When the crowd had been moved out, He went in and took a hold of her hands, and the little girl was raised.

And this story went out into all of that land (vv 18-26).

Ok.  What is it?  What is it that Jesus adds to His touch?

His Word.

Mark and Luke make it more explicit by reporting what Jesus said when He took the little girl’s hands (Mark even records Jesus in His original language, which means he’s really drawing attention to His word).  Talitha cumi.  Little girl, I say to you, arise (Mk 5:41; Lk 8:54).  Not just the touch, but the Word of Jesus combined with His touch.

But there is yet a third aspect, something that combines with the Word and touch of Jesus to make these healings more than just healings.  They are divine acts of salvation.  “Have courage, daughter, your faith has saved you.”  Faith is what receives Jesus touch and trusts His Word to do what it promises.  In fact, this is the fourth time in the last two chapters, Jesus has tied one of His healings or miracles to faith.  Faith is what receives and believes the promises of Christ.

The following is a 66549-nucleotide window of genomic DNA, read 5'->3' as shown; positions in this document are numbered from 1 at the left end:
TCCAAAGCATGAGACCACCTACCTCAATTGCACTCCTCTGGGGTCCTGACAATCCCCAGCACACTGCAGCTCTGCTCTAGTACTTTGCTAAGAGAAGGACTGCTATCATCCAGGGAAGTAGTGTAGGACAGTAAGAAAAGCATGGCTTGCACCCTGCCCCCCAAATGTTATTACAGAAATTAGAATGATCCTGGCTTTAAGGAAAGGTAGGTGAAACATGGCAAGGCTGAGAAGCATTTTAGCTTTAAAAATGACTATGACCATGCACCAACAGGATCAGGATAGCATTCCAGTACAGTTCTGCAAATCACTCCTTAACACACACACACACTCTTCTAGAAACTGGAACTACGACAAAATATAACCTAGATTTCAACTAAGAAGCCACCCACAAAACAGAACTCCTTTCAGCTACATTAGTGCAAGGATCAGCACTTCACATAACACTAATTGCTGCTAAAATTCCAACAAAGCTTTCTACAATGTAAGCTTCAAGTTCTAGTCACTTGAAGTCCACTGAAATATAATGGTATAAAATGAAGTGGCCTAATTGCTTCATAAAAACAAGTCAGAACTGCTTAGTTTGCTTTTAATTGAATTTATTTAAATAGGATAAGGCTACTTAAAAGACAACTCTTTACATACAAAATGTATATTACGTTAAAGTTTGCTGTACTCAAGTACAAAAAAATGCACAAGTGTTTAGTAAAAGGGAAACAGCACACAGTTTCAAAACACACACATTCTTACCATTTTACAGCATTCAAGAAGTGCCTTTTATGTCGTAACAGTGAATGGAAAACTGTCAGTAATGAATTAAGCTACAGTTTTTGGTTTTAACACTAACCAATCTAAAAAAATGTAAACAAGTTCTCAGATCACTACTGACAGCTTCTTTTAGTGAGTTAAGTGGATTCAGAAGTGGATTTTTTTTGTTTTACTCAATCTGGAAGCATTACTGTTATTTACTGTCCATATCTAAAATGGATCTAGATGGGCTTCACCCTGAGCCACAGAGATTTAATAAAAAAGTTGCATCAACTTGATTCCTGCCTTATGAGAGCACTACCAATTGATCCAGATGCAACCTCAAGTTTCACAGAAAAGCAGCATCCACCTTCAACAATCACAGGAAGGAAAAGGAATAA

The old woman and the young girl were both saved not just by the touch of Jesus, but by the Word of Jesus combined with His touch, along with the faith that trusts this Word with His touch.